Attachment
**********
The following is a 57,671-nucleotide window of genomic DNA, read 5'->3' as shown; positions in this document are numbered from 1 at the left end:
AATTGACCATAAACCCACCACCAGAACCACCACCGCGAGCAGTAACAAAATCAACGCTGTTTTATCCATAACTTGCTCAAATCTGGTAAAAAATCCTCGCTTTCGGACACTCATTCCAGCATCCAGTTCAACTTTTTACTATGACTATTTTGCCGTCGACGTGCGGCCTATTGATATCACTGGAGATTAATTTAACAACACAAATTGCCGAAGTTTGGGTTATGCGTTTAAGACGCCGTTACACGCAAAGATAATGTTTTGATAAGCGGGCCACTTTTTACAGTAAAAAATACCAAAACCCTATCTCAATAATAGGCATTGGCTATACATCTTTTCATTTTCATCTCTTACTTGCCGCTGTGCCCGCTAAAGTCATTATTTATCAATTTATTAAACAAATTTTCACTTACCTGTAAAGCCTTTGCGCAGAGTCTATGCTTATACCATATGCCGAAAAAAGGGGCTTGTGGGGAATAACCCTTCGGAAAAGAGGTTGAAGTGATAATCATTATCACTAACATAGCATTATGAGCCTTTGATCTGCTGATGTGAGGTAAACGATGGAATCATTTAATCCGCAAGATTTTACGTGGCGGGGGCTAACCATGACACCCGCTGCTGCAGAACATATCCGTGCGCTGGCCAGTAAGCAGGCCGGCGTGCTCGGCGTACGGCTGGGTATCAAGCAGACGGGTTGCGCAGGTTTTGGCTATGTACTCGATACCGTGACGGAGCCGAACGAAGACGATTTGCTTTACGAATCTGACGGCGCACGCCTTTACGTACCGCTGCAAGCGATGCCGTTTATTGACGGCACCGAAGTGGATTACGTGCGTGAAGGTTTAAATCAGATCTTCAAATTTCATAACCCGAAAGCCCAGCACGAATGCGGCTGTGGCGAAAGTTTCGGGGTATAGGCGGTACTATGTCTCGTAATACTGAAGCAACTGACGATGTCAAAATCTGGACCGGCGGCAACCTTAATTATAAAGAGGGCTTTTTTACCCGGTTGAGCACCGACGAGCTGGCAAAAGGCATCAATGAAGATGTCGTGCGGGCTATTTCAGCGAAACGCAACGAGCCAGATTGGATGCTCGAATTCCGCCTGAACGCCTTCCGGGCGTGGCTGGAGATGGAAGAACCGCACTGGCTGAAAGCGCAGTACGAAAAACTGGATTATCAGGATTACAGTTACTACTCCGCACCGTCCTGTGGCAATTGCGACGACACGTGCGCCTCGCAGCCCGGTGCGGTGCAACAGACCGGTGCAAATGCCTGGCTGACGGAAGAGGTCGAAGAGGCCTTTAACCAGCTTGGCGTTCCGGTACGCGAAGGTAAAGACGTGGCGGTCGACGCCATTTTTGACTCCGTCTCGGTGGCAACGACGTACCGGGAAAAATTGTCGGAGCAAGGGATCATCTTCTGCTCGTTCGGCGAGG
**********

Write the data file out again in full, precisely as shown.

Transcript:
The following is a 57,671-nucleotide window of genomic DNA, read 5'->3' as shown; positions in this document are numbered from 1 at the left end:
AATTGACCATAAACCCACCACCAGAACCACCACCGCGAGCAGTAACAAAATCAACGCTGTTTTATCCATAACTTGCTCAAATCTGGTAAAAAATCCTCGCTTTCGGACACTCATTCCAGCATCCAGTTCAACTTTTTACTATGACTATTTTGCCGTCGACGTGCGGCCTATTGATATCACTGGAGATTAATTTAACAACACAAATTGCCGAAGTTTGGGTTATGCGTTTAAGACGCCGTTACACGCAAAGATAATGTTTTGATAAGCGGGCCACTTTTTACAGTAAAAAATACCAAAACCCTATCTCAATAATAGGCATTGGCTATACATCTTTTCATTTTCATCTCTTACTTGCCGCTGTGCCCGCTAAAGTCATTATTTATCAATTTATTAAACAAATTTTCACTTACCTGTAAAGCCTTTGCGCAGAGTCTATGCTTATACCATATGCCGAAAAAAGGGGCTTGTGGGGAATAACCCTTCGGAAAAGAGGTTGAAGTGATAATCATTATCACTAACATAGCATTATGAGCCTTTGATCTGCTGATGTGAGGTAAACGATGGAATCATTTAATCCGCAAGATTTTACGTGGCGGGGGCTAACCATGACACCCGCTGCTGCAGAACATATCCGTGCGCTGGCCAGTAAGCAGGCCGGCGTGCTCGGCGTACGGCTGGGTATCAAGCAGACGGGTTGCGCAGGTTTTGGCTATGTACTCGATACCGTGACGGAGCCGAACGAAGACGATTTGCTTTACGAATCTGACGGCGCACGCCTTTACGTACCGCTGCAAGCGATGCCGTTTATTGACGGCACCGAAGTGGATTACGTGCGTGAAGGTTTAAATCAGATCTTCAAATTTCATAACCCGAAAGCCCAGCACGAATGCGGCTGTGGCGAAAGTTTCGGGGTATAGGCGGTACTATGTCTCGTAATACTGAAGCAACTGACGATGTCAAAATCTGGACCGGCGGCAACCTTAATTATAAAGAGGGCTTTTTTACCCGGTTGAGCACCGACGAGCTGGCAAAAGGCATCAATGAAGATGTCGTGCGGGCTATTTCAGCGAAACGCAACGAGCCAGATTGGATGCTCGAATTCCGCCTGAACGCCTTCCGGGCGTGGCTGGAGATGGAAGAACCGCACTGGCTGAAAGCGCAGTACGAAAAACTGGATTATCAGGATTACAGTTACTACTCCGCACCGTCCTGTGGCAATTGCGACGACACGTGCGCCTCGCAGCCCGGTGCGGTGCAACAGACCGGTGCAAATGCCTGGCTGACGGAAGAGGTCGAAGAGGCCTTTAACCAGCTTGGCGTTCCGGTACGCGAAGGTAAAGACGTGGCGGTCGACGCCATTTTTGACTCCGTCTCGGTGGCAACGACGTACCGGGAAAAATTGTCGGAGCAAGGGATCATCTTCTGCTCGTTCGGCGAGG